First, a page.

It will be the tech Sector's most closely watched court ruling since U.S. Federal Judge Thomas Penfield Jackson ordered the breakup of Microsoft Corp. (MSFT) in June, 2000. On or before Dec. 20, Judge Bo Vesterdorf, president of the European Union's second-highest court, is expected to issue a decision in the long-running legal battle between Microsoft and the European Commission. The Danish jurist must decide whether the remedies ordered by the EC in its landmark Mar. 24 antitrust decision against the U.S. software giant should go into effect immediately or be postponed, potentially for years, pending Microsoft's appeal of the case.
At first glance this might seem like a mere turn of the screw in a protracted legal process. But Vesterdorf's ruling will be the first time in the six-year history of Microsoft's European antitrust misadventure that anybody outside the commission itself has passed judgment on the merits of the case. Under the stern guidance of then-competition czar Mario Monti, the commission ordered Microsoft to pay a $611 million fine, offer a version of Windows with its Media Player application stripped out, and disclose secret protocols used for communication among Windows servers and PCs. If some or all of these demands are put on hold by Vesterdorf, the commission's position could be badly weakened. "It would be crazy for them to go full steam ahead," says Lars H. Liebeler, a partner at Washington-based law firm Thaler Liebeler and antitrust counsel to CompTIA, a pro-Microsoft industry group. If the commission backs off as a result, Microsoft could once again wriggle free of a seemingly damning legal setback -- just as it did after Judge Jackson's U.S. ruling was overturned, and Microsoft settled with the Justice Dept.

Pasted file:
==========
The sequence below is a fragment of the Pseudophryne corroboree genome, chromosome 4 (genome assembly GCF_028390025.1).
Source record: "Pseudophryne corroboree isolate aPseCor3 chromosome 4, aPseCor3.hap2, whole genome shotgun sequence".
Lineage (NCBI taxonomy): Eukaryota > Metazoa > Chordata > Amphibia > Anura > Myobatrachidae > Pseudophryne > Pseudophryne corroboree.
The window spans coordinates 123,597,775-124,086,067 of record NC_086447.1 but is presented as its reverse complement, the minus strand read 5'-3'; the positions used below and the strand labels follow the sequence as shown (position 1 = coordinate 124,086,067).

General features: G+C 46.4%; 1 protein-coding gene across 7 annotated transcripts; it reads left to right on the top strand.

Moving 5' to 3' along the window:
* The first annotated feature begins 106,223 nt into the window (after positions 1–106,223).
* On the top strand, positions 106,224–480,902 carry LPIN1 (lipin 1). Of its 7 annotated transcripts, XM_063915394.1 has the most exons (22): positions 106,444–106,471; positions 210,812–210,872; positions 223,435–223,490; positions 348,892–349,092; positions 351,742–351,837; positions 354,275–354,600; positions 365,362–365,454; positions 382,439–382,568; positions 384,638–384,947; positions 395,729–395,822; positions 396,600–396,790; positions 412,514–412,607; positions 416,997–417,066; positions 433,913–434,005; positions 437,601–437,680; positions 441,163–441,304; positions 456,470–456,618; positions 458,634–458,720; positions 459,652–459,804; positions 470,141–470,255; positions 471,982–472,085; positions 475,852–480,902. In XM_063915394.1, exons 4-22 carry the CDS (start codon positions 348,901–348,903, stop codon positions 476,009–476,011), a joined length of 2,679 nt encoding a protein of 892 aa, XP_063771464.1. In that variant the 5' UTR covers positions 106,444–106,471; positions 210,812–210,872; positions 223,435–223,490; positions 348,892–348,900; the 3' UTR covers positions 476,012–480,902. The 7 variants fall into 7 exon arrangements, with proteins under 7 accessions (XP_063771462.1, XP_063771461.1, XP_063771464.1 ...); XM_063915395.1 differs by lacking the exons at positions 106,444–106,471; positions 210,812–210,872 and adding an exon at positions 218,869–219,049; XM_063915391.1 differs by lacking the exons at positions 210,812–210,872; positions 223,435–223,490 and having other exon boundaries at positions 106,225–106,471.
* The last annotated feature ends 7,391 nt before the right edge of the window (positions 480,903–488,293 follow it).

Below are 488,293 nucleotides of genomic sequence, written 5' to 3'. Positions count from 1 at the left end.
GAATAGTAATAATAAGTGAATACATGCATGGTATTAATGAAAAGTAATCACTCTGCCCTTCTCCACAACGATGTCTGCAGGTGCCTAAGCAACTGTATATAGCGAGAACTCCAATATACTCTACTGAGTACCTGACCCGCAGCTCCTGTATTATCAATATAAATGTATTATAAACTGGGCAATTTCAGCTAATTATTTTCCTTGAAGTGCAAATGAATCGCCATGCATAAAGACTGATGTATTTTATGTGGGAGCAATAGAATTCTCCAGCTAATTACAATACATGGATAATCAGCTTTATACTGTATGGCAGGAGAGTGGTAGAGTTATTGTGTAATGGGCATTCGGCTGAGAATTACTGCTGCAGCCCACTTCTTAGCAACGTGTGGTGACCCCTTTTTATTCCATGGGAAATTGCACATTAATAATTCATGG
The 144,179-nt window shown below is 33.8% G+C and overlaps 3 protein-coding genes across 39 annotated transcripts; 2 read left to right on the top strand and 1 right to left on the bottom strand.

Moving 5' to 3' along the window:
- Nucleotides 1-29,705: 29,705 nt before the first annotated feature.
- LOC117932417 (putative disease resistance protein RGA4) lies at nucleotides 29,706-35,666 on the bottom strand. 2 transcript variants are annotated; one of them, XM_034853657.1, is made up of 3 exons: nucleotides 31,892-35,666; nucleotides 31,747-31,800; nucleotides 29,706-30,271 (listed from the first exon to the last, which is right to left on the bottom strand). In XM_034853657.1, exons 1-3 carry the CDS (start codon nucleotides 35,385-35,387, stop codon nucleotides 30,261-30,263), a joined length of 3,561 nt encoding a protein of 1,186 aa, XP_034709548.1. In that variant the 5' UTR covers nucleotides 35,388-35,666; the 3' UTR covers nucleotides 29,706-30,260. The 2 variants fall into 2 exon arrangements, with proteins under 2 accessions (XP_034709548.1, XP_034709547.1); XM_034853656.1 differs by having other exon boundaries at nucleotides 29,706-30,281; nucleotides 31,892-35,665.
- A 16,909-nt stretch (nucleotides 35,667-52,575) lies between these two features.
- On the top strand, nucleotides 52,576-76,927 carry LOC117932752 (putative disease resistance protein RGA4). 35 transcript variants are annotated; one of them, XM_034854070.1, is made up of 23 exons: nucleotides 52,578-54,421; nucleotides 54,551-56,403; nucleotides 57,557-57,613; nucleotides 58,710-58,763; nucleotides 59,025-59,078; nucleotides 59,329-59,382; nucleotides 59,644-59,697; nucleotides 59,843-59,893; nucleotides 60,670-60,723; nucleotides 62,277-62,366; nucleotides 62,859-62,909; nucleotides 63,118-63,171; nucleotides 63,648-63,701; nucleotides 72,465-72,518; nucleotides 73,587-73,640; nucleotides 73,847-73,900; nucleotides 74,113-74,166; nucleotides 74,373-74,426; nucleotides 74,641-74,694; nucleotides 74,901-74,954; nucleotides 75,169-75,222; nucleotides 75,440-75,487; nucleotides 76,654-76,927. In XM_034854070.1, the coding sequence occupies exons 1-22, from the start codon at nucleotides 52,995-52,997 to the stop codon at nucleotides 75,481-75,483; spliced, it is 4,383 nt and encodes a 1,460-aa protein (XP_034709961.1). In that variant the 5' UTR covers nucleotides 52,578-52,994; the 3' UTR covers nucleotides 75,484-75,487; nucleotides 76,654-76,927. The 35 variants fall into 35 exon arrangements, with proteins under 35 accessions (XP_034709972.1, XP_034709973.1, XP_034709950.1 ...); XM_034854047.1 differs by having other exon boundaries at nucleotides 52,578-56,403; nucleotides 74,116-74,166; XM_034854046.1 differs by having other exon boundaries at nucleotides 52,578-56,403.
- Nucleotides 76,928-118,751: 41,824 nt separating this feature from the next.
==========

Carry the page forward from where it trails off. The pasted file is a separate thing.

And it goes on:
To be sure, the software maker faces high hurdles to win a stay. Microsoft must demonstrate either that the commission's ruling is likely to be overturned by appeals courts on the merits or that implementing the remedies will cause irreparable harm to the company. That's no easy feat. Vesterdorf's European Court of First Instance has granted stays in only 17% of the cases brought before it. "There's a great deal of deference given to the commission by the court," says a source close to Microsoft. Vesterdorf gave no indication of his leanings during two days of hearings this fall. But in 2001 he granted a stay in another case that involved mandatory disclosure of intellectual property, so legal experts think he may be skeptical of the commission's demands that Microsoft reveal some of its software protocols.
Indeed, despite the odds against a stay, the betting in the Brussels legal community is that Microsoft could win partial or complete relief. Vesterdorf can use different criteria to evaluate each proposed remedy. He might, for instance, hold off on unbundling Windows Media Player because he thinks the commission's legal case is weak. In the Oct. 1 hearing the judge seemed doubtful of the market benefit from stripping out the software. Or he could suspend the order to disclose server software protocols on the basis of irreparable harm, reasoning that Microsoft would have no way to reverse course if it eventually won an appeal. No matter which way Vesterdorf rules, either Microsoft or the commission can appeal the decision to the Continent's highest body, the European Court of Justice.